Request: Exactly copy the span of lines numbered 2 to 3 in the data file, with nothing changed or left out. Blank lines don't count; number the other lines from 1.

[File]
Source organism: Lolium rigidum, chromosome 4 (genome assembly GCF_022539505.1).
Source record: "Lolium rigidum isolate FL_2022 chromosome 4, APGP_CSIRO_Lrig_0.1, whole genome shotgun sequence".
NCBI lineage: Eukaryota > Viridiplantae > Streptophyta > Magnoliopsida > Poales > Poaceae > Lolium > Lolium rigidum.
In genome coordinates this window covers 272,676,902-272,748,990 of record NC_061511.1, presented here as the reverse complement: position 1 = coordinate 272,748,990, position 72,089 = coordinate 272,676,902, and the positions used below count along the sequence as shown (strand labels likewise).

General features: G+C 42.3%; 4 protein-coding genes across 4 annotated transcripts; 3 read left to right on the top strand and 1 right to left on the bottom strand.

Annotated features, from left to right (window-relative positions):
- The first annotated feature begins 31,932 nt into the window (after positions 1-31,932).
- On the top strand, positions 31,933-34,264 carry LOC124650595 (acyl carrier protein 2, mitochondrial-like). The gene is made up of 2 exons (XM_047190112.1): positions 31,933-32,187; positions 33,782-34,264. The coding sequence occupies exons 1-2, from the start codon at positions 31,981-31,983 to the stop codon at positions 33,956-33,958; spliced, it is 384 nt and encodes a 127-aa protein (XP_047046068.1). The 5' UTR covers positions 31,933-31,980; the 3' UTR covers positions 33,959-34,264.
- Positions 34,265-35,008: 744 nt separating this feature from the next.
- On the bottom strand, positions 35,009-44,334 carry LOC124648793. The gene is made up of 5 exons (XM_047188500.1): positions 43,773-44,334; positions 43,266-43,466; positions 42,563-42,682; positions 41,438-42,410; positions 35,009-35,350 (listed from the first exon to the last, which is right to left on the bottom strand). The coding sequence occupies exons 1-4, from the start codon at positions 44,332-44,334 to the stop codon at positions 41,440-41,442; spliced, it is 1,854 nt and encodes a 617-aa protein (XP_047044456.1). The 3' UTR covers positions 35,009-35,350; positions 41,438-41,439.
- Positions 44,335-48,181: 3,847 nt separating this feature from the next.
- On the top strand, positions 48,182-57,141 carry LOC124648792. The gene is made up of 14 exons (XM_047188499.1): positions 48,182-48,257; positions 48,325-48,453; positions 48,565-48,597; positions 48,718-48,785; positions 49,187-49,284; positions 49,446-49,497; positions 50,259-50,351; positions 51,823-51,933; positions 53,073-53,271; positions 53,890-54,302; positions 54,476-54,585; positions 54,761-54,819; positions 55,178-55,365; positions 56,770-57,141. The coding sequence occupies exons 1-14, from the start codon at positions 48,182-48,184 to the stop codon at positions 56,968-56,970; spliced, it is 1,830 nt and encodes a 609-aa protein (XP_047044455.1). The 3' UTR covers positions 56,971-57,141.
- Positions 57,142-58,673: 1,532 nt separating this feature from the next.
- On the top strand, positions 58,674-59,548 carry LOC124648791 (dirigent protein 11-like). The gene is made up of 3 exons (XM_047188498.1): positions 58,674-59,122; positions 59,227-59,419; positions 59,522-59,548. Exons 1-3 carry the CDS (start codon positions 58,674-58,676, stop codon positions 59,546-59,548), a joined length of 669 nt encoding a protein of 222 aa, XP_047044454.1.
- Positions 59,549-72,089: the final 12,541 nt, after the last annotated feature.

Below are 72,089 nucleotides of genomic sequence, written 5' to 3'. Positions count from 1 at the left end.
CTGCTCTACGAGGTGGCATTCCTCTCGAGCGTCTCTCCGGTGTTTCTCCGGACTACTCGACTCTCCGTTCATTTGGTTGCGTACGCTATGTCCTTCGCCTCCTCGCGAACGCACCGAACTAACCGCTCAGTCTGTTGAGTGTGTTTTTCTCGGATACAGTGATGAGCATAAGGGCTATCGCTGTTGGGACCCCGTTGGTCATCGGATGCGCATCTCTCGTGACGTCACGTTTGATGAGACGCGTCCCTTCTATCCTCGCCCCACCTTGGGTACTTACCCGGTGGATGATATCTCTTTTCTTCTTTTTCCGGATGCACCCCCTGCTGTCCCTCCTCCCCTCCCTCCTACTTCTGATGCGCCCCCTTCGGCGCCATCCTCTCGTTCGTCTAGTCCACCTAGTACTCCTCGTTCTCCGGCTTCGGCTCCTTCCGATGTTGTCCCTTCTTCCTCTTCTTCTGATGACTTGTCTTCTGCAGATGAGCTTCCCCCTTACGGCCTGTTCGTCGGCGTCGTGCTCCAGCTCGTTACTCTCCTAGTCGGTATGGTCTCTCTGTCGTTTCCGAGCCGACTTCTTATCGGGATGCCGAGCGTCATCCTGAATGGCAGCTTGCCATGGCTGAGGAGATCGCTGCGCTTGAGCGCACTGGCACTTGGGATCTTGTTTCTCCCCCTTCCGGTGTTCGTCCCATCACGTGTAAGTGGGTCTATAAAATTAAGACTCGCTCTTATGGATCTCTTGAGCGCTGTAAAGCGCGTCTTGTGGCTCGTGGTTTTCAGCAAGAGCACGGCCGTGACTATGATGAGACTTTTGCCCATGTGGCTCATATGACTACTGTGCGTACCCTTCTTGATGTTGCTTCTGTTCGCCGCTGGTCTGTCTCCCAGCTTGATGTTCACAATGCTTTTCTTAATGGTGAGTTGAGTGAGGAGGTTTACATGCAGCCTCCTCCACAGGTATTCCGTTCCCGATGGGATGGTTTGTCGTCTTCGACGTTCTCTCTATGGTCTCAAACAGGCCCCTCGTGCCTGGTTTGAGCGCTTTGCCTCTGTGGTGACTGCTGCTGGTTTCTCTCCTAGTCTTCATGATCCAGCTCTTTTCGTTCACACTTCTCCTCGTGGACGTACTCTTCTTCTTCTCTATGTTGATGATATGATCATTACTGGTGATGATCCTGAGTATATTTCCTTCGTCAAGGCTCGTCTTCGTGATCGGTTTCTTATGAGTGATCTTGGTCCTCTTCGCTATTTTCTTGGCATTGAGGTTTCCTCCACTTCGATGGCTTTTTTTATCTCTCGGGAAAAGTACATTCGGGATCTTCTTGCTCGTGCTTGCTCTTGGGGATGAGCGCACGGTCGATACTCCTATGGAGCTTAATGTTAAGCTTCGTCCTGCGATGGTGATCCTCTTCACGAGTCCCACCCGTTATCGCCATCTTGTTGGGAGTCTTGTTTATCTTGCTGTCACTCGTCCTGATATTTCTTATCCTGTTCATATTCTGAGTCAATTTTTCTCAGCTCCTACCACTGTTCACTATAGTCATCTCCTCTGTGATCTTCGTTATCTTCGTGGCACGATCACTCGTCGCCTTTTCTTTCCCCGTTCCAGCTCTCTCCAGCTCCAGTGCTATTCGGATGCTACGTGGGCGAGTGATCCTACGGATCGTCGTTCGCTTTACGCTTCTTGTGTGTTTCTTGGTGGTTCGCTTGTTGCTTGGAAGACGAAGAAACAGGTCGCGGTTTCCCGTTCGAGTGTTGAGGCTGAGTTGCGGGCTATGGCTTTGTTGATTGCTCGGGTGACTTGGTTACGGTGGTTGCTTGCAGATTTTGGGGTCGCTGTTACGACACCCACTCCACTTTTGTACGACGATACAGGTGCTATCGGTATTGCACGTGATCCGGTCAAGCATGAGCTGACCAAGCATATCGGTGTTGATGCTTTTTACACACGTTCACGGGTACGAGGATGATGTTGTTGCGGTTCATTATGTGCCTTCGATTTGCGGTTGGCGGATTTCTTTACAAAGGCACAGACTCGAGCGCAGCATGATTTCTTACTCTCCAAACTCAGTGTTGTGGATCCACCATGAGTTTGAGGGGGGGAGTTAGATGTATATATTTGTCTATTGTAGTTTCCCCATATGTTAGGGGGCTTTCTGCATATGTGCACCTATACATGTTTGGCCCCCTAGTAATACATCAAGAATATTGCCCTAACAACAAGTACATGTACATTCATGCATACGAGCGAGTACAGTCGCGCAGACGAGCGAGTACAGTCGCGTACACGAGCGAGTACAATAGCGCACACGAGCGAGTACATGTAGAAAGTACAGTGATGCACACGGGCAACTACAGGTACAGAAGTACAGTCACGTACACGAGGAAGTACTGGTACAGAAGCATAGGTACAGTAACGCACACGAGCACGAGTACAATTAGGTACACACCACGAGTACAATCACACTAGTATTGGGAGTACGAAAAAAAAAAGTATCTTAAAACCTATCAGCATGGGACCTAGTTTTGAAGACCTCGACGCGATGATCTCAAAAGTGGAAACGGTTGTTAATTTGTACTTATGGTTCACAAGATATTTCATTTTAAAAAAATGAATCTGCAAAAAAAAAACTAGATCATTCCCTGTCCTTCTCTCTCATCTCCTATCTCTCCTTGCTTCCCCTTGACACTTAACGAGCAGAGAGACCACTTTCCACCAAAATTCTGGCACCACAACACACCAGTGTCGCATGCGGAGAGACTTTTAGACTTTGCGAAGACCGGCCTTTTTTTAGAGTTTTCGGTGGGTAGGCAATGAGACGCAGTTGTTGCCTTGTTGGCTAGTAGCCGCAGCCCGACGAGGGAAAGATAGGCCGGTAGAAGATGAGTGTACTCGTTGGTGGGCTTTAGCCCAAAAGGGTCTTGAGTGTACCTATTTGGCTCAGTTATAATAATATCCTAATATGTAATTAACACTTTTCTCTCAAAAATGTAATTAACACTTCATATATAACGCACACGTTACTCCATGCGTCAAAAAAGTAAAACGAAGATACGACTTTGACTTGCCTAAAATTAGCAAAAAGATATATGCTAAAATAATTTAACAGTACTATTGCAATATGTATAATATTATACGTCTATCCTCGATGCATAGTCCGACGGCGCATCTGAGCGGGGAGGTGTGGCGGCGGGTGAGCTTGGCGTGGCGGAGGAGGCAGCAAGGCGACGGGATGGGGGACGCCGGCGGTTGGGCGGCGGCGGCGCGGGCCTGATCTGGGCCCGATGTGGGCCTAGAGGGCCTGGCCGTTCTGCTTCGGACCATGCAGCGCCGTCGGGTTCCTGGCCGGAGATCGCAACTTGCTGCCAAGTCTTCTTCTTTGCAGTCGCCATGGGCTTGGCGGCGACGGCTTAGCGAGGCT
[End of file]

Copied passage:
Source record: "Lolium rigidum isolate FL_2022 chromosome 4, APGP_CSIRO_Lrig_0.1, whole genome shotgun sequence".
NCBI lineage: Eukaryota > Viridiplantae > Streptophyta > Magnoliopsida > Poales > Poaceae > Lolium > Lolium rigidum.